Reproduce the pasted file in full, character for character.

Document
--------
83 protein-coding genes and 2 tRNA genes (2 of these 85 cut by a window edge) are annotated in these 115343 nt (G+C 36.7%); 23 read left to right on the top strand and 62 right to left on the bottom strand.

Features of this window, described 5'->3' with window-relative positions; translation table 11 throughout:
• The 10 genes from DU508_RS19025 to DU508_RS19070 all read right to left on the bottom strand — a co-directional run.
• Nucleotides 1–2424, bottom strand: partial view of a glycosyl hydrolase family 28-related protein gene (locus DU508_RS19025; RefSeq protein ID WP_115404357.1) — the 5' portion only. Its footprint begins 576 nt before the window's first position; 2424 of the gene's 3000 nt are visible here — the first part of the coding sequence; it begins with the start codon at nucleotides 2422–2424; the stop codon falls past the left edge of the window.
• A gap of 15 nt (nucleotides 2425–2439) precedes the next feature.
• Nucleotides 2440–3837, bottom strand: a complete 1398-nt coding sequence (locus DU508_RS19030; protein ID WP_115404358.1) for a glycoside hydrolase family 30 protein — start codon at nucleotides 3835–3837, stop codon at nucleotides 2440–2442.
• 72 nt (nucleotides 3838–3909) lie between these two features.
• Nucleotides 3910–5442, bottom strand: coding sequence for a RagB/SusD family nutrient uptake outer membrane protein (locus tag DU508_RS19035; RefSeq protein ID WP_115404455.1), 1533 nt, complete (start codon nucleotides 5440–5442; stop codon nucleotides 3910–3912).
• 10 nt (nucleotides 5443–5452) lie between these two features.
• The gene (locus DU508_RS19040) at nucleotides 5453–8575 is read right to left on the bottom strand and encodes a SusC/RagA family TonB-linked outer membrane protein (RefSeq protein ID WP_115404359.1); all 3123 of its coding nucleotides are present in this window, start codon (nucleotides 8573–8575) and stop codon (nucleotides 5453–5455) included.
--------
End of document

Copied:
83 protein-coding genes and 2 tRNA genes (2 of these 85 cut by a window edge) are annotated in these 115343 nt (G+C 36.7%); 23 read left to right on the top strand and 62 right to left on the bottom strand.

Features of this window, described 5'->3' with window-relative positions; translation table 11 throughout:
• The 10 genes from DU508_RS19025 to DU508_RS19070 all read right to left on the bottom strand — a co-directional run.
• Nucleotides 1–2424, bottom strand: partial view of a glycosyl hydrolase family 28-related protein gene (locus DU508_RS19025; RefSeq protein ID WP_115404357.1) — the 5' portion only. Its footprint begins 576 nt before the window's first position; 2424 of the gene's 3000 nt are visible here — the first part of the coding sequence; it begins with the start codon at nucleotides 2422–2424; the stop codon falls past the left edge of the window.
• A gap of 15 nt (nucleotides 2425–2439) precedes the next feature.
• Nucleotides 2440–3837, bottom strand: a complete 1398-nt coding sequence (locus DU508_RS19030; protein ID WP_115404358.1) for a glycoside hydrolase family 30 protein — start codon at nucleotides 3835–3837, stop codon at nucleotides 2440–2442.
• 72 nt (nucleotides 3838–3909) lie between these two features.
• Nucleotides 3910–5442, bottom strand: coding sequence for a RagB/SusD family nutrient uptake outer membrane protein (locus tag DU508_RS19035; RefSeq protein ID WP_115404455.1), 1533 nt, complete (start codon nucleotides 5440–5442; stop codon nucleotides 3910–3912).
• 10 nt (nucleotides 5443–5452) lie between these two features.
• The gene (locus DU508_RS19040) at nucleotides 5453–8575 is read right to left on the bottom strand and encodes a SusC/RagA family TonB-linked outer membrane protein (RefSeq protein ID WP_115404359.1); all 3123 of its coding nucleotides are present in this window, start codon (nucleotides 8573–8575) and stop codon (nucleotides 5453–5455) included.